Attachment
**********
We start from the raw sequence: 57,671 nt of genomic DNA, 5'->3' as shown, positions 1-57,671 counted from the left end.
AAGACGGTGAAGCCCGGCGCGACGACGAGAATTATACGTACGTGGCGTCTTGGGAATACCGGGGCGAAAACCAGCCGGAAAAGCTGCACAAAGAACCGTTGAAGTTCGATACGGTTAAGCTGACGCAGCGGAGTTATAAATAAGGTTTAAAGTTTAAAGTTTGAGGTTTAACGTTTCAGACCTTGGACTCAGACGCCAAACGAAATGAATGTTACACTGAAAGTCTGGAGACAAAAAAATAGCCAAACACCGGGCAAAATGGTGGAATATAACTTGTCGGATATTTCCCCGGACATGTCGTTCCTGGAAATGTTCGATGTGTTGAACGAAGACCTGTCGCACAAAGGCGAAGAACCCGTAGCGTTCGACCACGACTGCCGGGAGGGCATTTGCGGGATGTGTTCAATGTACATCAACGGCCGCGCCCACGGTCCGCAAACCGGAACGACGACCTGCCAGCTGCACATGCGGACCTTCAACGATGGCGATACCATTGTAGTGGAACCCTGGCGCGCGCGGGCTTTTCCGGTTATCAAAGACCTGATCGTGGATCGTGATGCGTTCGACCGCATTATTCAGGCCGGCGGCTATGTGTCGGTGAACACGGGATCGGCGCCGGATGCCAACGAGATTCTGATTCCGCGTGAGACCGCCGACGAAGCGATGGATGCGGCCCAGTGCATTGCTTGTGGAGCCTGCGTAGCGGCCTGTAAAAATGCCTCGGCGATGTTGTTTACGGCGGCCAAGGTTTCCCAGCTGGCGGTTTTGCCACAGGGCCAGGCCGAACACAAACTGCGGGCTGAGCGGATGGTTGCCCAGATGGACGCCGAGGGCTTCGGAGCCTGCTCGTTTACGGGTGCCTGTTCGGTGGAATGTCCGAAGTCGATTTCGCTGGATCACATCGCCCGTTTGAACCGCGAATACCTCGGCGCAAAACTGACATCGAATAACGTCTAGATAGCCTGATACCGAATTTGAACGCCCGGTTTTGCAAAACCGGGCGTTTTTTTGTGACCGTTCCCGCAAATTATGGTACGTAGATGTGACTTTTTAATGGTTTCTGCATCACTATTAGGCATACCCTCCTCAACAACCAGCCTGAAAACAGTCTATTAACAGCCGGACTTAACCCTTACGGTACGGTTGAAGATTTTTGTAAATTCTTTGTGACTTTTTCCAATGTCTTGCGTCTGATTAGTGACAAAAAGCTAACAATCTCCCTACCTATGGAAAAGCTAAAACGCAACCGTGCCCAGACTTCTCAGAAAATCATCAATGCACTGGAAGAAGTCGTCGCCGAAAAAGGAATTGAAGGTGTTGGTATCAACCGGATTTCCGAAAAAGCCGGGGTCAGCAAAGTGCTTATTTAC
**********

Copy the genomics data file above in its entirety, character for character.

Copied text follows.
We start from the raw sequence: 57,671 nt of genomic DNA, 5'->3' as shown, positions 1-57,671 counted from the left end.
AAGACGGTGAAGCCCGGCGCGACGACGAGAATTATACGTACGTGGCGTCTTGGGAATACCGGGGCGAAAACCAGCCGGAAAAGCTGCACAAAGAACCGTTGAAGTTCGATACGGTTAAGCTGACGCAGCGGAGTTATAAATAAGGTTTAAAGTTTAAAGTTTGAGGTTTAACGTTTCAGACCTTGGACTCAGACGCCAAACGAAATGAATGTTACACTGAAAGTCTGGAGACAAAAAAATAGCCAAACACCGGGCAAAATGGTGGAATATAACTTGTCGGATATTTCCCCGGACATGTCGTTCCTGGAAATGTTCGATGTGTTGAACGAAGACCTGTCGCACAAAGGCGAAGAACCCGTAGCGTTCGACCACGACTGCCGGGAGGGCATTTGCGGGATGTGTTCAATGTACATCAACGGCCGCGCCCACGGTCCGCAAACCGGAACGACGACCTGCCAGCTGCACATGCGGACCTTCAACGATGGCGATACCATTGTAGTGGAACCCTGGCGCGCGCGGGCTTTTCCGGTTATCAAAGACCTGATCGTGGATCGTGATGCGTTCGACCGCATTATTCAGGCCGGCGGCTATGTGTCGGTGAACACGGGATCGGCGCCGGATGCCAACGAGATTCTGATTCCGCGTGAGACCGCCGACGAAGCGATGGATGCGGCCCAGTGCATTGCTTGTGGAGCCTGCGTAGCGGCCTGTAAAAATGCCTCGGCGATGTTGTTTACGGCGGCCAAGGTTTCCCAGCTGGCGGTTTTGCCACAGGGCCAGGCCGAACACAAACTGCGGGCTGAGCGGATGGTTGCCCAGATGGACGCCGAGGGCTTCGGAGCCTGCTCGTTTACGGGTGCCTGTTCGGTGGAATGTCCGAAGTCGATTTCGCTGGATCACATCGCCCGTTTGAACCGCGAATACCTCGGCGCAAAACTGACATCGAATAACGTCTAGATAGCCTGATACCGAATTTGAACGCCCGGTTTTGCAAAACCGGGCGTTTTTTTGTGACCGTTCCCGCAAATTATGGTACGTAGATGTGACTTTTTAATGGTTTCTGCATCACTATTAGGCATACCCTCCTCAACAACCAGCCTGAAAACAGTCTATTAACAGCCGGACTTAACCCTTACGGTACGGTTGAAGATTTTTGTAAATTCTTTGTGACTTTTTCCAATGTCTTGCGTCTGATTAGTGACAAAAAGCTAACAATCTCCCTACCTATGGAAAAGCTAAAACGCAACCGTGCCCAGACTTCTCAGAAAATCATCAATGCACTGGAAGAAGTCGTCGCCGAAAAAGGAATTGAAGGTGTTGGTATCAACCGGATTTCCGAAAAAGCCGGGGTCAGCAAAGTGCTTATTTAC